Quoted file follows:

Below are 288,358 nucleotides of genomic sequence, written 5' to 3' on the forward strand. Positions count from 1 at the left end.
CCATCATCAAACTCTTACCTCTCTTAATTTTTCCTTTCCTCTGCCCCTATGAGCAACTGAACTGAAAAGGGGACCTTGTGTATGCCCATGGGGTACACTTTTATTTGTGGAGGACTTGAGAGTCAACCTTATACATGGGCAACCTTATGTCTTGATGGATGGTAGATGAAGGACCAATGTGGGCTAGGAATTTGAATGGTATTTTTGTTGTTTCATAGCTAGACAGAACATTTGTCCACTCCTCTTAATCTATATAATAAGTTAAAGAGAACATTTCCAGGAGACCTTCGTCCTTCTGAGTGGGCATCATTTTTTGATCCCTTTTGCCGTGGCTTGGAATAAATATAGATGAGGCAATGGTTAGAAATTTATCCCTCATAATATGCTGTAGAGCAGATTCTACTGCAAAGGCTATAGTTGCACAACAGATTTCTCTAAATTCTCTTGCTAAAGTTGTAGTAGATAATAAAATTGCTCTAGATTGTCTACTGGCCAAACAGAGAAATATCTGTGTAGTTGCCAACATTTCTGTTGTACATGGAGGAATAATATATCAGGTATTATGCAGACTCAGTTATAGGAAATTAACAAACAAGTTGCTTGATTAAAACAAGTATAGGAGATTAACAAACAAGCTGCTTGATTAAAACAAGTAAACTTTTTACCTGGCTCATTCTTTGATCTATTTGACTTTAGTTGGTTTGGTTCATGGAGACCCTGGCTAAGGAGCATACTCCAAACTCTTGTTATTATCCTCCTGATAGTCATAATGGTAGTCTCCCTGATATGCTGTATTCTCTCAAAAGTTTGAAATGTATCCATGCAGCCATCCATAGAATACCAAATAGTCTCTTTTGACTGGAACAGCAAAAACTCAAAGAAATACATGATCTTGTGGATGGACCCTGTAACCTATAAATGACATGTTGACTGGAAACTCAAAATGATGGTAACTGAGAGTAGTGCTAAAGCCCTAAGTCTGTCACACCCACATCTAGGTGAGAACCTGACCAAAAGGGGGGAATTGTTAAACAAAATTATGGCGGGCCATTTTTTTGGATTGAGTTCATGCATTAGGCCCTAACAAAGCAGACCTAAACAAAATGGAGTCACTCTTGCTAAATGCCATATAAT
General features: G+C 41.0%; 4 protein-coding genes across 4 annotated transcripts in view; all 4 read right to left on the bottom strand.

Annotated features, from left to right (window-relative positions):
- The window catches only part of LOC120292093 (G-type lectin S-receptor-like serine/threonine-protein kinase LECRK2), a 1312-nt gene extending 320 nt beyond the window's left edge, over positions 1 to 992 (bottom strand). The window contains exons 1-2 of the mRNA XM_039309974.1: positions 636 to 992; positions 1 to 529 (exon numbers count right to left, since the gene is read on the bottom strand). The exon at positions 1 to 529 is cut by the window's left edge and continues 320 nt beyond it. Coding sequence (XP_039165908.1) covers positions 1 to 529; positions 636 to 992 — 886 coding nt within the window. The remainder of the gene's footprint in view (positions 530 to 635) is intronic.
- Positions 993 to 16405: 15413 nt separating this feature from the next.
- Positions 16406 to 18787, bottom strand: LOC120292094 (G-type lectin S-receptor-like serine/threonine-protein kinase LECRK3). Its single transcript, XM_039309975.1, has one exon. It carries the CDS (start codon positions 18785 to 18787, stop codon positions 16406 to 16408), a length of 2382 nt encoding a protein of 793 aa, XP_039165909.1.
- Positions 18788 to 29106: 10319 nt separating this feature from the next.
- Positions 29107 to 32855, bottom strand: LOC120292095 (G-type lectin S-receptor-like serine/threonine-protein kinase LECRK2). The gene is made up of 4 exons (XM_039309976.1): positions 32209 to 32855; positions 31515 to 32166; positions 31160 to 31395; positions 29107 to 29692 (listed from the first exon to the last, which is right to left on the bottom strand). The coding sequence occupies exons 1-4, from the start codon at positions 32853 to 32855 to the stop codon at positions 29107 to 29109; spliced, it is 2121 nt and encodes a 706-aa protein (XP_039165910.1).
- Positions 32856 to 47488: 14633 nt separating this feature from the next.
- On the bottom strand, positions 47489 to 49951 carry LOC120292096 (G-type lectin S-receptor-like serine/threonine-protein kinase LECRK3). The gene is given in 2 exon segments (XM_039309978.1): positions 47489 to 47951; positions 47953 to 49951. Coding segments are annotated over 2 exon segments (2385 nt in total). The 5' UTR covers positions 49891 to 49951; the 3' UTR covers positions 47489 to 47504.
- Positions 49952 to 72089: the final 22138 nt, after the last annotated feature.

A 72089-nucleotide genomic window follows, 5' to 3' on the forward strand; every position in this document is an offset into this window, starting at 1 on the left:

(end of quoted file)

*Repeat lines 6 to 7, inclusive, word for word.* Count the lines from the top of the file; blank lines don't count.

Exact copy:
- Positions 993 to 16405: 15413 nt separating this feature from the next.
- Positions 16406 to 18787, bottom strand: LOC120292094 (G-type lectin S-receptor-like serine/threonine-protein kinase LECRK3). Its single transcript, XM_039309975.1, has one exon. It carries the CDS (start codon positions 18785 to 18787, stop codon positions 16406 to 16408), a length of 2382 nt encoding a protein of 793 aa, XP_039165909.1.